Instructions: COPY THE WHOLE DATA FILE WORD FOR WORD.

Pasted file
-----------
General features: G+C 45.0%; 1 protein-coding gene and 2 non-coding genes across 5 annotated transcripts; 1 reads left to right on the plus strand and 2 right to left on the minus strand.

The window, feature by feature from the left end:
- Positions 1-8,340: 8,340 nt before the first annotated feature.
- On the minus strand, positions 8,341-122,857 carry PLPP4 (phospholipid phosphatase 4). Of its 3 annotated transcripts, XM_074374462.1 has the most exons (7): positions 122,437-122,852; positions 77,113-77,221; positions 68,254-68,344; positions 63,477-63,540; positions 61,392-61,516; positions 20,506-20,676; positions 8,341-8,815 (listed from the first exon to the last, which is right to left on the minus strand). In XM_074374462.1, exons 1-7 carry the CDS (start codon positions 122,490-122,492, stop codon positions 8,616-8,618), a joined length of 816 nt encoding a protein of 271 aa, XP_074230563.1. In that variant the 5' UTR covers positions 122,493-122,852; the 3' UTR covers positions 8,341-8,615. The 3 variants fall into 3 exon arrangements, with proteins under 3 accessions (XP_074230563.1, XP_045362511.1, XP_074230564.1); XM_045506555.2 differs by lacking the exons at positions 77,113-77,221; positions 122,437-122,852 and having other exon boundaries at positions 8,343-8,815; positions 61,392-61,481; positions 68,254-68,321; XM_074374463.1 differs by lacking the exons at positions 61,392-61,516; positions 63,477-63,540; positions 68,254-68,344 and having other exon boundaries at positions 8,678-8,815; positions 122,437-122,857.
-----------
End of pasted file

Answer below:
General features: G+C 45.0%; 1 protein-coding gene and 2 non-coding genes across 5 annotated transcripts; 1 reads left to right on the plus strand and 2 right to left on the minus strand.

The window, feature by feature from the left end:
- Positions 1-8,340: 8,340 nt before the first annotated feature.
- On the minus strand, positions 8,341-122,857 carry PLPP4 (phospholipid phosphatase 4). Of its 3 annotated transcripts, XM_074374462.1 has the most exons (7): positions 122,437-122,852; positions 77,113-77,221; positions 68,254-68,344; positions 63,477-63,540; positions 61,392-61,516; positions 20,506-20,676; positions 8,341-8,815 (listed from the first exon to the last, which is right to left on the minus strand). In XM_074374462.1, exons 1-7 carry the CDS (start codon positions 122,490-122,492, stop codon positions 8,616-8,618), a joined length of 816 nt encoding a protein of 271 aa, XP_074230563.1. In that variant the 5' UTR covers positions 122,493-122,852; the 3' UTR covers positions 8,341-8,615. The 3 variants fall into 3 exon arrangements, with proteins under 3 accessions (XP_074230563.1, XP_045362511.1, XP_074230564.1); XM_045506555.2 differs by lacking the exons at positions 77,113-77,221; positions 122,437-122,852 and having other exon boundaries at positions 8,343-8,815; positions 61,392-61,481; positions 68,254-68,321; XM_074374463.1 differs by lacking the exons at positions 61,392-61,516; positions 63,477-63,540; positions 68,254-68,344 and having other exon boundaries at positions 8,678-8,815; positions 122,437-122,857.